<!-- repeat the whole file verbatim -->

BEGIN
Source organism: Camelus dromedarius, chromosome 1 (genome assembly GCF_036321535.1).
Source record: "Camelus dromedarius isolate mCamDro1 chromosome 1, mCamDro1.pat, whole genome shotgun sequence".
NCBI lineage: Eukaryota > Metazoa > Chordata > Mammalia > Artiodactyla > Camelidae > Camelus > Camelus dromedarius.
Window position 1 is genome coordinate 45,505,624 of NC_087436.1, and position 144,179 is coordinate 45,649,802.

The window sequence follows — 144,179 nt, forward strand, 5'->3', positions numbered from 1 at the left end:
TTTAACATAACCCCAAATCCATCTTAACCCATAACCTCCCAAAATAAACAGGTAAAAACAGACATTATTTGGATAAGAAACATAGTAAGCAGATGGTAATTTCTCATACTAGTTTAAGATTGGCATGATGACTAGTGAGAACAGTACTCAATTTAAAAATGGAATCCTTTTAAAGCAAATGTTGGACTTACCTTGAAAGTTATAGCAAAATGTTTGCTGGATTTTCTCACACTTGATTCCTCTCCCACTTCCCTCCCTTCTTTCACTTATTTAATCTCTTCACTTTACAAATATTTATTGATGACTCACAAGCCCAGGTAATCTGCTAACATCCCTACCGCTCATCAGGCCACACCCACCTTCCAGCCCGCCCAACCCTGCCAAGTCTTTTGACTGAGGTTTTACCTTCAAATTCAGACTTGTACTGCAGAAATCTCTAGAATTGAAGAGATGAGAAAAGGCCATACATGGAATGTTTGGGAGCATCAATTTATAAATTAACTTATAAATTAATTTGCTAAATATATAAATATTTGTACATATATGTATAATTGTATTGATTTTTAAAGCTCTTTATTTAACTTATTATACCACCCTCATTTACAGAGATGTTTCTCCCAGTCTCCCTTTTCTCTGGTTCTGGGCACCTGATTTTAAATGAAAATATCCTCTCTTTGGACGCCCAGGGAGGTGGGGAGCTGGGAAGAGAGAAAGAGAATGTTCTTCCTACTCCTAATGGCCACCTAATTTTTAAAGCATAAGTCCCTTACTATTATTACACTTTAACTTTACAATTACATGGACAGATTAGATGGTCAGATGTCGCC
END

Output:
Source organism: Camelus dromedarius, chromosome 1 (genome assembly GCF_036321535.1).
Source record: "Camelus dromedarius isolate mCamDro1 chromosome 1, mCamDro1.pat, whole genome shotgun sequence".
NCBI lineage: Eukaryota > Metazoa > Chordata > Mammalia > Artiodactyla > Camelidae > Camelus > Camelus dromedarius.
Window position 1 is genome coordinate 45,505,624 of NC_087436.1, and position 144,179 is coordinate 45,649,802.

The window sequence follows — 144,179 nt, forward strand, 5'->3', positions numbered from 1 at the left end:
TTTAACATAACCCCAAATCCATCTTAACCCATAACCTCCCAAAATAAACAGGTAAAAACAGACATTATTTGGATAAGAAACATAGTAAGCAGATGGTAATTTCTCATACTAGTTTAAGATTGGCATGATGACTAGTGAGAACAGTACTCAATTTAAAAATGGAATCCTTTTAAAGCAAATGTTGGACTTACCTTGAAAGTTATAGCAAAATGTTTGCTGGATTTTCTCACACTTGATTCCTCTCCCACTTCCCTCCCTTCTTTCACTTATTTAATCTCTTCACTTTACAAATATTTATTGATGACTCACAAGCCCAGGTAATCTGCTAACATCCCTACCGCTCATCAGGCCACACCCACCTTCCAGCCCGCCCAACCCTGCCAAGTCTTTTGACTGAGGTTTTACCTTCAAATTCAGACTTGTACTGCAGAAATCTCTAGAATTGAAGAGATGAGAAAAGGCCATACATGGAATGTTTGGGAGCATCAATTTATAAATTAACTTATAAATTAATTTGCTAAATATATAAATATTTGTACATATATGTATAATTGTATTGATTTTTAAAGCTCTTTATTTAACTTATTATACCACCCTCATTTACAGAGATGTTTCTCCCAGTCTCCCTTTTCTCTGGTTCTGGGCACCTGATTTTAAATGAAAATATCCTCTCTTTGGACGCCCAGGGAGGTGGGGAGCTGGGAAGAGAGAAAGAGAATGTTCTTCCTACTCCTAATGGCCACCTAATTTTTAAAGCATAAGTCCCTTACTATTATTACACTTTAACTTTACAATTACATGGACAGATTAGATGGTCAGATGTCGCC